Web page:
Read more



Fig tree is said to grow anywhere there is a soil which has over 50% of survival. If figs were human beings, there would be no reason to complain at all as they have everything necessary to live. It draws its strength and sustenance from the soil and normally, takes 3 years to bear fruit. However, according to the story, it produces nothing. A tree that doesn’t generate fruit is useless and might as well cut it down. Nothing which only takes and receives from the outside will survive. Jesus used this parable, on the third Sunday of Lent, to describe the patience of God. We owe him our lives. We are indebted to him. We didn’t bring ourselves to the world through our unaided powers. We come to life through the peril of someone else’s life. We wouldn’t be where we are not without the care of loving people. We inherited a Christian civilization and given us all the possibilities to live free.

The parable of the fruitless fig tree then is a story of God who is like a patient  gardener who waits for fruit and gives it another chance to grow. Most of us can relate to this. Everyone of us who has a garden can vouch, you can’t rush a garden. On my end, it has taken me over a year (even years) to figure out what to do in the backyard, what to plant and which soil to till to avoid pestering weeds.


What else can we say about the familiar call of Moses, the burning bush and the message associated with it? Many of us remember this central text in Exodus when God took Moses up in Mt. Horeb, in the mountain of God often described as a desolate and horrible place which makes a lot of sense following his message to Moses. The exchange of words sound really interesting as it is a normal response of someone overwhelmed by the experience and entrusted with a stake so high. Out of curiosity, it was understandable for Moses to ask God’s name and so he said, if they ask me what is your name, what am I to tell them? God’s reply was, I am who am. Tell them, I AM sent to you. Anyone would be dumbfounded by this odd name. Moses probably muttered, what in the world is that! Well, Moses, it’s not your business. Just go! It is a name that can easily be grasped and at the same time, difficult to understand. The emphasis lies in the message. God is aware of the suffering, the slavery, and the pain that his people have endured and wanted to rescue them: to take them out of the depressing situation. It looks like he’s unreachable but no, he’s much concerned with the affairs of the people.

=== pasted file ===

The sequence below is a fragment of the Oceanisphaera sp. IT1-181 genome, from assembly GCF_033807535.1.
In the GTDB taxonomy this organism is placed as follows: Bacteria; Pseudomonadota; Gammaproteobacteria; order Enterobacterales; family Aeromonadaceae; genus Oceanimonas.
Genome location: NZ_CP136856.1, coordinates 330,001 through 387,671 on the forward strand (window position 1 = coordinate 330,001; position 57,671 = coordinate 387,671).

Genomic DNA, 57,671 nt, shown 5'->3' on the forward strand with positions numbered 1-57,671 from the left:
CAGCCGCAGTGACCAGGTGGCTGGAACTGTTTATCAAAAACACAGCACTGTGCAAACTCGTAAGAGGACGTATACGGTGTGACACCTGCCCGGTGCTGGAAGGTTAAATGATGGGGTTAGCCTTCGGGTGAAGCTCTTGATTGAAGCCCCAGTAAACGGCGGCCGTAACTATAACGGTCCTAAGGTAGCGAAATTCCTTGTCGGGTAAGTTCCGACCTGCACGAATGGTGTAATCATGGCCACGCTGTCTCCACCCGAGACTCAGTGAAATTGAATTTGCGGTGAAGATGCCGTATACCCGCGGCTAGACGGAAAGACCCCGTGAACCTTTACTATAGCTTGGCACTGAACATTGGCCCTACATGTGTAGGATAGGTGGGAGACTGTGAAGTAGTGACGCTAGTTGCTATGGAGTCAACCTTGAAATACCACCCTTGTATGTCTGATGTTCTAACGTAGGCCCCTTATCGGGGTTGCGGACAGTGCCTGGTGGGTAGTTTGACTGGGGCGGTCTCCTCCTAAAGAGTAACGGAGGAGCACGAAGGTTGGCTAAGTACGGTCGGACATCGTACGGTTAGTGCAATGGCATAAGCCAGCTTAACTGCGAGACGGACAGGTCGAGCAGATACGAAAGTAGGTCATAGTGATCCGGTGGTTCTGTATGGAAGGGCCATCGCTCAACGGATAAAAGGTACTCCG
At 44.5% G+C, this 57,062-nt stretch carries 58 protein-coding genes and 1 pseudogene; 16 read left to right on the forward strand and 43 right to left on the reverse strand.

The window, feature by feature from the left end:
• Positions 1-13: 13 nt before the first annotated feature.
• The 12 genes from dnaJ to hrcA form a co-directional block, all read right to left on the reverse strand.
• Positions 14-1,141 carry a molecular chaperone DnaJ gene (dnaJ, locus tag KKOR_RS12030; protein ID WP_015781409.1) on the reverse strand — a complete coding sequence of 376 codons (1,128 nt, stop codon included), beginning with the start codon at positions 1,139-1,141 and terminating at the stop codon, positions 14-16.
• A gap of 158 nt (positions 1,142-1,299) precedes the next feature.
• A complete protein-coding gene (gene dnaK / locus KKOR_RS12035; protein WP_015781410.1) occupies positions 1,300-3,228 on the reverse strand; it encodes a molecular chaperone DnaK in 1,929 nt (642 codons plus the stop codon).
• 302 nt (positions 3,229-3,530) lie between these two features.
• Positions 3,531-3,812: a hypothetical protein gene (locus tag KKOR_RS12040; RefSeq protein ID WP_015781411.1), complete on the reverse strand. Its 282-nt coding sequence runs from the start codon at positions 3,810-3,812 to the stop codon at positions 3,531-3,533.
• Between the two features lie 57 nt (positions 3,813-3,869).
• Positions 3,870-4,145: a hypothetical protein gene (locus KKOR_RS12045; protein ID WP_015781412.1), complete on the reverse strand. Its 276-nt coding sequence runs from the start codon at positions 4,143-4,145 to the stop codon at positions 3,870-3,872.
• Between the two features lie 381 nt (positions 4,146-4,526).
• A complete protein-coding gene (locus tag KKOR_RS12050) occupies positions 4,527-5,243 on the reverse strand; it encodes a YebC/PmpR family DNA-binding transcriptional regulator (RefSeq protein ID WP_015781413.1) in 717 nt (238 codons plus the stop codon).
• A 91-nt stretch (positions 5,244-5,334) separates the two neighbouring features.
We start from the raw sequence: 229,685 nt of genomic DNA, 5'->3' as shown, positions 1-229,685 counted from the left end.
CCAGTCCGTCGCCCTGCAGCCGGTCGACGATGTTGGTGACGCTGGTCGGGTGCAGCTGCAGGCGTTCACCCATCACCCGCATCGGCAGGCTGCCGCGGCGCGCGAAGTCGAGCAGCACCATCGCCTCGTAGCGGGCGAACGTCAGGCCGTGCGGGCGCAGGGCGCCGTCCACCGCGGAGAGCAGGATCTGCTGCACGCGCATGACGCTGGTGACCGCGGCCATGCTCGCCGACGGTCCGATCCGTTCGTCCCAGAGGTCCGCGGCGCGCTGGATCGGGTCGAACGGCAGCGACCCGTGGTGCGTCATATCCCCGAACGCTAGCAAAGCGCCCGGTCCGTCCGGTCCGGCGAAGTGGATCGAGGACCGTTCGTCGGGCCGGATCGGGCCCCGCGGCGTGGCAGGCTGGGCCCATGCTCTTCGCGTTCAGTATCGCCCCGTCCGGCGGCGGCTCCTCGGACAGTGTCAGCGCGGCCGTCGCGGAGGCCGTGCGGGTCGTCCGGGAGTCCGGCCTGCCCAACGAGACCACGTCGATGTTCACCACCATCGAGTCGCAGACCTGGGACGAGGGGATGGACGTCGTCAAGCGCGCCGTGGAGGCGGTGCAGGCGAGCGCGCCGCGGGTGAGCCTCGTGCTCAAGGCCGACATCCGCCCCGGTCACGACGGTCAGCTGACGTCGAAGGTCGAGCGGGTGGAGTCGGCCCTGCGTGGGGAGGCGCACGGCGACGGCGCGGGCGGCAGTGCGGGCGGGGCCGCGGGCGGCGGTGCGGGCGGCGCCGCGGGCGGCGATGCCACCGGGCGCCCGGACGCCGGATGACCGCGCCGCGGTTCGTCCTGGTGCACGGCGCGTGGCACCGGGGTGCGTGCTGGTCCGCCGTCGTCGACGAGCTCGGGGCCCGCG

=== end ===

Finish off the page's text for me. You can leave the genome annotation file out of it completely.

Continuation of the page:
He is a God calling us to repent otherwise we perish. He is a patient God giving us second chances just like the unproductive fig tree because he knows our lives are heavily influenced by our dispositions and the powerful cultural forces. He is the burning bush that captures our attention and plunges us into mystery. He is the gardener that allows fruitless fig tree to sap the life out of a soil that nourishes other plants hoping that a new spirit will come out. He is the God who has everything to offer us, the divine help. How many times on the season of lent did we say we’ll change? How many times have we tried to convince ourselves that we had nothing (time, talent, treasure) to give, share and contribute to the local parish community and yet, God never lets us run out of material and spiritual supply. Amen.






Tags: Lenten Sunday Homily


There are no comments for this post.

Add a comment

Will not be shared.
Add Comment